Publication: Monitor Volume: 7 Issue: 175

On September 20, the Russian state television’s Odnako program went to great lengths accusing Georgia of collusion with Chechen rebels and “international terrorism.” The “experts,” interviewed on the program to make that case, included Igor Giorgadze, the presumed organizer of the 1995 assassination attempt, in which President Eduard Shevardnadze was injured and several others were killed. Giorgadze, who was revealed as a Russian agent in his former capacity as state security chief of Georgia, was spirited off to Moscow by Russian military plane after the abortive coup in Tbilisi. The Georgian authorities have sought his extradition for trial on terrorism charges ever since.

Although Giorgadze moved openly about Moscow and gave media interviews from time to time, the Russian authorities claimed all along not to know where he was. Last year in Tbilisi, Vladimir Rushailo–as internal affairs minister at the time–suggested that Giorgadze may have moved to Syria. Whatever the case then, Giorgadze is in Moscow now as persona grata.

The Odnako program’s host, Mikhail Leontiev, is known to have close ties to the Kremlin. His program is used from time to time for disinformation attacks on Western-oriented political leaders in recently independent countries. Earlier this year, a full-length broadcast slandered then Prime Minister Viktor Yushchenko of Ukraine and his American-born wife Kateryna Yushchenko. Observers in both Moscow and Kyiv–and, now, in Tbilisi–are in no doubt that such attacks bear an official imprimatur.

The September 20 television program triggered another spate of media stories, sourced to Russian military and intelligence sources, claiming that Georgia harbors Chechen terrorists. The political message, implicitly or explicitly, is that Russia would be justified to mount an “antiterrorist operation” on Georgia’s territory. Russia’s Foreign Affairs Ministry had already handed Georgia a note, phrased like a quasi-ultimatum, on September 18 (see the Monitor, September 21).

After that, the latest accusations are rehashing a scenario that in August gave rise to a war scare. It has again, hundreds of Chechen fighters under Ruslan Gelaev joining with Georgian armed groups to prepare an invasion of Abkhazia from the Kodori Gorge. In August, it took a week before the allegations were proven false. They had been inherently implausible because the Abkhaz and the Chechens–including Gelaev and his men–had fought together against Georgia in the 1992-93 war, which left deep scars on Georgian-Chechen relations. Abkhazia itself does not buy the story. Its leaders are nervous at the prospect, not of an invasion, but of being used and dragged into a conflict. Now, as in August, the Russian military and intelligence contradict themselves and each other by claiming, alternately, that Gelaev’s force is based in the Pankisi gorge and in the Kodori Gorge.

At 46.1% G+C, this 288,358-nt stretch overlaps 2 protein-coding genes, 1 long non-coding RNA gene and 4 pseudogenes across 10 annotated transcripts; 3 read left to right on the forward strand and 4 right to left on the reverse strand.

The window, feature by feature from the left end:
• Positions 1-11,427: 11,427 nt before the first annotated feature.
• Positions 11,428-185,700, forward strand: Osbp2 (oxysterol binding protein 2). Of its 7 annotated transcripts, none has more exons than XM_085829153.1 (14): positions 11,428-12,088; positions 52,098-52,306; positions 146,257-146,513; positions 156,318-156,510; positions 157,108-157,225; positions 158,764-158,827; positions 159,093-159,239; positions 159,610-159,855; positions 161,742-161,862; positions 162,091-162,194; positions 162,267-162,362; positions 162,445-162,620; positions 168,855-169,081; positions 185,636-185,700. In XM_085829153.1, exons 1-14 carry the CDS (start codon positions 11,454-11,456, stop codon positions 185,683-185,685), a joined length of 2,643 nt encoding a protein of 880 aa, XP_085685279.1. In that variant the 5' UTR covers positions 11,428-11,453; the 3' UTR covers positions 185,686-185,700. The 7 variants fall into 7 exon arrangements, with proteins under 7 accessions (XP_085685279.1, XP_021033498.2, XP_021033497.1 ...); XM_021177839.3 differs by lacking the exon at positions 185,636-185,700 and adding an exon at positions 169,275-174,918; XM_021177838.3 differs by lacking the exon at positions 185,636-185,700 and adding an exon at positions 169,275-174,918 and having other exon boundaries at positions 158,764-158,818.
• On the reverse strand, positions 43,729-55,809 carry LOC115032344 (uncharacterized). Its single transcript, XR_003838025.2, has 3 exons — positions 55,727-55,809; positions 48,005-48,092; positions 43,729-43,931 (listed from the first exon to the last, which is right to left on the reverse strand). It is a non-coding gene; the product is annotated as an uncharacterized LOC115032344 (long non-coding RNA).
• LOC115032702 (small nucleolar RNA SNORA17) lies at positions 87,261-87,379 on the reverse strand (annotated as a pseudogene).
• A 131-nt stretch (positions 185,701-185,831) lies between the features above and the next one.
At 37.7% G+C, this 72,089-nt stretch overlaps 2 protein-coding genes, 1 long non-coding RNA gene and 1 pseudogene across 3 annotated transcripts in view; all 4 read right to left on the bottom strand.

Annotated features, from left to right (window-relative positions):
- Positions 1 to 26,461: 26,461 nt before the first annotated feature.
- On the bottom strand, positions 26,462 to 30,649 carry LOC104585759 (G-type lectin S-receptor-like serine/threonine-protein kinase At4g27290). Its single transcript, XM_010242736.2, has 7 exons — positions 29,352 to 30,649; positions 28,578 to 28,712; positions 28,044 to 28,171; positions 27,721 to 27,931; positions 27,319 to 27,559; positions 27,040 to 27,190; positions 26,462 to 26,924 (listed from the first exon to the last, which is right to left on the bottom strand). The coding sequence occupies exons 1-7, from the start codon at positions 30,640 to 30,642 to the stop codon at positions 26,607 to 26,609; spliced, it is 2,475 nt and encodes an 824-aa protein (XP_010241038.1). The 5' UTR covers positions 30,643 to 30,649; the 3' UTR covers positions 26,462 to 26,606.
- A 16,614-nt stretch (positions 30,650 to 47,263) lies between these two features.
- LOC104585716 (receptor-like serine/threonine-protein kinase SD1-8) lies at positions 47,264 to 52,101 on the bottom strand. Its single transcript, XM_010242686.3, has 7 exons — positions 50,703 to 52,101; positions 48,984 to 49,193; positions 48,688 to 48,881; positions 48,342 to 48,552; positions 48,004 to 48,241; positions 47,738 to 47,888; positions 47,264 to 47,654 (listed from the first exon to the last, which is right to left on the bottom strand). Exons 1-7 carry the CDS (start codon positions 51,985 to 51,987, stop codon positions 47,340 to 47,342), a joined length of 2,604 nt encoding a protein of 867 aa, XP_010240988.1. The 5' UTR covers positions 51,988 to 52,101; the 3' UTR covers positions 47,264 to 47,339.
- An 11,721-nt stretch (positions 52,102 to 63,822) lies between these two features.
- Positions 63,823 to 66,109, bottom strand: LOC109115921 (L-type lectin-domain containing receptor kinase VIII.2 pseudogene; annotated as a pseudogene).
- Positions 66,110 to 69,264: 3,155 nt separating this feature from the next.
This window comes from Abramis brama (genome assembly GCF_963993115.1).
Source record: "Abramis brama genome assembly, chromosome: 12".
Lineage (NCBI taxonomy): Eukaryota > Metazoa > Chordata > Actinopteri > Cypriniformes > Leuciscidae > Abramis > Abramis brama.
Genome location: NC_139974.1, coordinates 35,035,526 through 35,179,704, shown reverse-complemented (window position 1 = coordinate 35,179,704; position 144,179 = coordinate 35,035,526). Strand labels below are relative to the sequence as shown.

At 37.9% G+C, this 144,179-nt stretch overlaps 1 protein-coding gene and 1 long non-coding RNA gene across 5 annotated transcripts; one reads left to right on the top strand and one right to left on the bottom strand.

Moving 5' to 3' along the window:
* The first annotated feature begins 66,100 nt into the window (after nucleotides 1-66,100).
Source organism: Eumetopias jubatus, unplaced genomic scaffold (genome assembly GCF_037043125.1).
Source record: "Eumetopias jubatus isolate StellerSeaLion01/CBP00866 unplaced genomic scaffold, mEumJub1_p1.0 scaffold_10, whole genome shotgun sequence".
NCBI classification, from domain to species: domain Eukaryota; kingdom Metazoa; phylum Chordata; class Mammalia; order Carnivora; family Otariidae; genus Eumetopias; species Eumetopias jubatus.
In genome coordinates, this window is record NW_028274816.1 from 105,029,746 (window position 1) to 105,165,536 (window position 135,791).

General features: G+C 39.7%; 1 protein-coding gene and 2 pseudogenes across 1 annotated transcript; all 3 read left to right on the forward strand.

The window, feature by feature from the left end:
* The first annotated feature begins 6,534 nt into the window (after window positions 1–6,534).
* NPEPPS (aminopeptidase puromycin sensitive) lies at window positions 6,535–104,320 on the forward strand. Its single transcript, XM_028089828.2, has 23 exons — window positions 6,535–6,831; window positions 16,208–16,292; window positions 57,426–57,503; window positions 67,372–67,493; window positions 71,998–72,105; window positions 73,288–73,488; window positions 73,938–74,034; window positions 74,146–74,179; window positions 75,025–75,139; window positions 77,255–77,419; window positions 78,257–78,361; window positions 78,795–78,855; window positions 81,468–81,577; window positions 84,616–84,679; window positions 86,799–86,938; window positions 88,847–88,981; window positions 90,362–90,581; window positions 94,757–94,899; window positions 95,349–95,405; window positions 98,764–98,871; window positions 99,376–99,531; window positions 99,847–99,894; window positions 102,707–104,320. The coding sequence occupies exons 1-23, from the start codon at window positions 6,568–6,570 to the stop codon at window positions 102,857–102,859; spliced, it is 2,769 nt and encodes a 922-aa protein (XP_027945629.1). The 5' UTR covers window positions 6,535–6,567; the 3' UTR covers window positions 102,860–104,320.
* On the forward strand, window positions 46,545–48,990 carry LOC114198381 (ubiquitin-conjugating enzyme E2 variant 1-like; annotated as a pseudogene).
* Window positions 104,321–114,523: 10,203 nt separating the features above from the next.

On September 23 in Tbilisi, Shevardnadze urged Georgian media to refrain from polemics with Russian media, and the Georgian government to respond in a restrained manner. The Foreign Affairs Ministry has protested against the allegations as destabilizing and dangerous. Shevardnadze has publicly remarked with concern that the Russian government has recently strengthened its influence over the media, and that these stories are all the more worrisome (Russian television, Interfax, Prime-News, Kavkasia-Press, Georgian television and radio, September 20-24).

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